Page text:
The abilities of ancient civilisations are quite stunning but then they didn't have the machinery we take for granted in this day and age to make our working lives easy. Even in the Victorian era, an Irish navvie working on a railway was expected to move twenty tons of 'muck' a day. Try it. You won't get close. Their diet was extraordinary, consisting of several meals a day with steak and lashings of beer.
The ancient Egyptians are a case in point. We often point to pyramids but they built other stuff too. Fort Buhen, now at the bottom of Lake Nasser since the sixties, had a circumference of more than a mile of thirty meter high walls and a dry moat. That's one substantial castle, even by medieval standards. Or perhaps Stonehenge, with larger monoliths dragged twenty miles to be uprighted, and smaller bluestones taken from quarries in South Wales before roads were constructed in Britain.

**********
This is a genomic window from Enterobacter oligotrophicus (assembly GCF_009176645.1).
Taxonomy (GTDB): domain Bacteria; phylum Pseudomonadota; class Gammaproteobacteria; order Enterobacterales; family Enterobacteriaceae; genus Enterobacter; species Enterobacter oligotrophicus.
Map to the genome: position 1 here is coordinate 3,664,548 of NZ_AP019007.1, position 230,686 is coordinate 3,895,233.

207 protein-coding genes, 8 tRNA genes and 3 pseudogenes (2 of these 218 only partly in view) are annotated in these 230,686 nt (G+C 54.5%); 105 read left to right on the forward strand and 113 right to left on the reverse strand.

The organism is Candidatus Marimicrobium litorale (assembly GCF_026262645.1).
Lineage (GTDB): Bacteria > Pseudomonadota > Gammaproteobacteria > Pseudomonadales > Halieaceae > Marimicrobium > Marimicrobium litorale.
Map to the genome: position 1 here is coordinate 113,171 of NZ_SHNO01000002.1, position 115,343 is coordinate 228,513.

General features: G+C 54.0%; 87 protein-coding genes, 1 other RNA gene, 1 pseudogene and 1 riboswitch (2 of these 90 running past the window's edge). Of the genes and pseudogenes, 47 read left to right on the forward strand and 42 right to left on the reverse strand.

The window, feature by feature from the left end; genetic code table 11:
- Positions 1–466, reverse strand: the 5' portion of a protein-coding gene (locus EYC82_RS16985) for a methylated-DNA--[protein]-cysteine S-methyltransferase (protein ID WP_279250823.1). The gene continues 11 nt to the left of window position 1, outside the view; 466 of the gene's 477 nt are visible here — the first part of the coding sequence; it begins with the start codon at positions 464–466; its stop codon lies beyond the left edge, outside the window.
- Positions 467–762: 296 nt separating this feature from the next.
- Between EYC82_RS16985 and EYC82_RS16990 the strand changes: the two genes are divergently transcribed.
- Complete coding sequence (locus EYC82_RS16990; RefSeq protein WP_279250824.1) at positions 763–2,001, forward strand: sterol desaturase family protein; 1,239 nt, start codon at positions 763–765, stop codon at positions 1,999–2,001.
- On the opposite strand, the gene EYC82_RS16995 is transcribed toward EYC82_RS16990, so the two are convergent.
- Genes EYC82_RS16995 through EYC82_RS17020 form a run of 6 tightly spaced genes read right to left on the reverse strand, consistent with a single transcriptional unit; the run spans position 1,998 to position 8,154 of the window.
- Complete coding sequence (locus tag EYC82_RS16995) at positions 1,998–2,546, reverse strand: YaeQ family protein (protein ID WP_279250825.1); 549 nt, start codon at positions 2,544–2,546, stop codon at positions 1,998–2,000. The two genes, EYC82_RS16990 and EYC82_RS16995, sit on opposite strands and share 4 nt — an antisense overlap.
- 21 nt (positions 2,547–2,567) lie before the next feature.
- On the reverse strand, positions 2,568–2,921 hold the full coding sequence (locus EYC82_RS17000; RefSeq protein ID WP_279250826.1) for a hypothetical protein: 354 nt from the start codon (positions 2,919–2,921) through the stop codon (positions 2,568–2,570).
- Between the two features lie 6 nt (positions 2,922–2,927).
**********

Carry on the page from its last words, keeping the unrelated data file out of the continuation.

Bear in mind that when discussing Roman legions, they were expected to march with campaign gear and at the end of twenty or so miles a camp enclosure with a ditch and rampart was always dug (though loose stones were also used to build low walls in the middle east - re: Titus' campaign in Judaea in 72ad.
It is also worth pointing out that the Roman legions were being used as spare labour when not on campaign. Not because they were all expert engineers - they weren't, though they had capable men among them - but because a major project would otherwise require expensive recruitment of contractors and local labour. Always keep a military unit busy. Always.